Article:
Let’s get one thing out of the way — I’m not here to tell you Too Human is good. It’s astoundingly questionable at best. If you were just dying to see me come up with some contrived defense of it, well — I have nothing. I was beating my head against a wall to find something worth chewing on here, but then something unexpected happened. Now, I’ve been reminded why I bother playing games like this every now and then.
Too Human is, in many ways, The Room of video games. You just can’t help but keep watching the madness. There’s a solid 15-second respawn animation. You can actually run past and around enemies. There’s a miniboss named specifically for having a penchant to harm genitals. Everyone is either under- or overacting in every cutscene. Hel is a cybernetic monstrosity who somehow still has a plunging neckline, while the mighty Thor plays second fiddle to Baldur of all people. You have a squad of marines that follow you around like helpless chickens, awkwardly trying to jam exposition and life into the world while Baldur stoics so hard you’d think he was made of granite. This is a shining sewer gem of utter silliness.
You won’t find many boasting of finishing Infernal: Hell’s Vengeance or Hunt Down the Freeman. Yet you can easily make your way through Too Human so long as you’re maining the biomedic class. It doesn’t hard-crash or have the physics break in any particular way; it’s not Goat Simulator. Instead, the humor in Too Human is how the rolling tide of mediocrity works in spite of itself, trying fruitlessly to reinvent the wheel for Diablo on consoles. It’s bewildering to consider this was one of the earliest examples of the genre on Xbox 360 and makes the console port of Diablo III look even more impressive in hindsight.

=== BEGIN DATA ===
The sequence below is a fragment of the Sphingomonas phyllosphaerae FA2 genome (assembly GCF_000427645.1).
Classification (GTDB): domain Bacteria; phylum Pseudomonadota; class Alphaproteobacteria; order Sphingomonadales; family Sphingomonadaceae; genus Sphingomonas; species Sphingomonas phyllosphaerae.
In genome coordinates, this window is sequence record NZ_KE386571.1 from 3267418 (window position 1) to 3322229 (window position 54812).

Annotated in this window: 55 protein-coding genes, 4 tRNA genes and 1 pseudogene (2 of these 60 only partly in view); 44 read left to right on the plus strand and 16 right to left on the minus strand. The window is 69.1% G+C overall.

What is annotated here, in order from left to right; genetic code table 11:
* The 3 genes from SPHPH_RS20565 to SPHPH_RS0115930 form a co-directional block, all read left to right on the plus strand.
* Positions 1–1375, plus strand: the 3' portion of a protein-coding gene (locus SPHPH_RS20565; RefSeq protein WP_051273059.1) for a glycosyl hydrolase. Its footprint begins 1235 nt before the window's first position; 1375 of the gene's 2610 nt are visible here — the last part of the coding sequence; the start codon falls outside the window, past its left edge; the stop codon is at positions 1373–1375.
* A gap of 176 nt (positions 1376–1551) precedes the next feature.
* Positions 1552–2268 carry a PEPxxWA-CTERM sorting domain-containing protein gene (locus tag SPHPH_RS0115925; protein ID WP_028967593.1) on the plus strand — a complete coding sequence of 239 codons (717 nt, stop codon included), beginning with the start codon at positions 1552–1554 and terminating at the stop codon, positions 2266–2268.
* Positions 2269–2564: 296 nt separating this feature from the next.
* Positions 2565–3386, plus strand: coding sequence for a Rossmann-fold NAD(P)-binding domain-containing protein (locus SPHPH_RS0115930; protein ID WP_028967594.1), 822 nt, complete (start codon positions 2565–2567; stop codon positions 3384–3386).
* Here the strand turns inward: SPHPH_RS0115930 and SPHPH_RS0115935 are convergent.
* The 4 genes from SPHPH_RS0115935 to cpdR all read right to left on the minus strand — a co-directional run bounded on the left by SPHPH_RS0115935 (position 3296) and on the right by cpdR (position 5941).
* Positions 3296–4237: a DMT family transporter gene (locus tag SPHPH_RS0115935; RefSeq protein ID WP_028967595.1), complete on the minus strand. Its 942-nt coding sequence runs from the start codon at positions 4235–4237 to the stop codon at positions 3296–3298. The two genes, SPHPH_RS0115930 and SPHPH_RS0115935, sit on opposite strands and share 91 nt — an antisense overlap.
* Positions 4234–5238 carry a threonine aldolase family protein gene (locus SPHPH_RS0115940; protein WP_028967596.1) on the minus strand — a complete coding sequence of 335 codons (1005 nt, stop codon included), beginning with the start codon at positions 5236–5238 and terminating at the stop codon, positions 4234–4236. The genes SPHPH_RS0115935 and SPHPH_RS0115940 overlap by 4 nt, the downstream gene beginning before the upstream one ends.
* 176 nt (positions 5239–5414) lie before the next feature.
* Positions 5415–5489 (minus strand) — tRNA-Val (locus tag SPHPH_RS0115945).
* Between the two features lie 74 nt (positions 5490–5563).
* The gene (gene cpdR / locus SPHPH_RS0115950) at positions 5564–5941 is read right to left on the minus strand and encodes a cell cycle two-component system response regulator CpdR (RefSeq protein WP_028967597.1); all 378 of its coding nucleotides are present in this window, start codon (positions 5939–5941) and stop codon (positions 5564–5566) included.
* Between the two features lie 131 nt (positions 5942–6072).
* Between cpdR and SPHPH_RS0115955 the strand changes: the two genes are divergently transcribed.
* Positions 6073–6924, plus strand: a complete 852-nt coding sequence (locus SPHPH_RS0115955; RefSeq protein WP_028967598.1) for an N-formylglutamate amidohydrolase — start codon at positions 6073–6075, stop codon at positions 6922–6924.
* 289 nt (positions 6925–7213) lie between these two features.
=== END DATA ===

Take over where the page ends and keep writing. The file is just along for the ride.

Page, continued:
After suffering through seven hours of Too Human, I decided to reward myself by finally digging into my backlog to play something so many had claimed was nearly perfect: Arkane’s Prey. It’d doubtless be worthier of a Second Look, and I could toss Too Human aside with a quick gag. So I set aside several more hours to dig in, and you know what?
I was bored out of my mind.
Despite an impressive opening, Arkane somehow manages to waste every opportunity it can find. It takes nearly the full length of BioShock’s campaign just to get to the point Prey really starts. It withholds most of the interesting powers out of reach for nearly 10 hours and punishes you for relying on any tactic but hacking or repairing everything until then.
For a game that screams about how much choice you have, most of the time your choice isn’t how to handle a situation, but how to arrive at the same destination in a slightly different way. When I’d try to deviate to find a more creative solution to a problem or seek out an interesting side story, random loot or outright rejection and a push back to the critical path were often the only reward.
This isn’t to say Prey was bad. Well, the enemy design is pretty underwhelming, but the polish and potential are all sitting there. However, it’s no Dishonored or Deus Ex. BioShock 2 literally has a tram to take you between levels to get around having an open-world design, yet that game feels larger in scope and deeper in detail than this purported spiritual successor. Rolling around as a coffee cup is enjoyable, but the game lacked an actual hook to keep me engaged. Compared to Arkane’s own previous works, the game is just average in its offerings.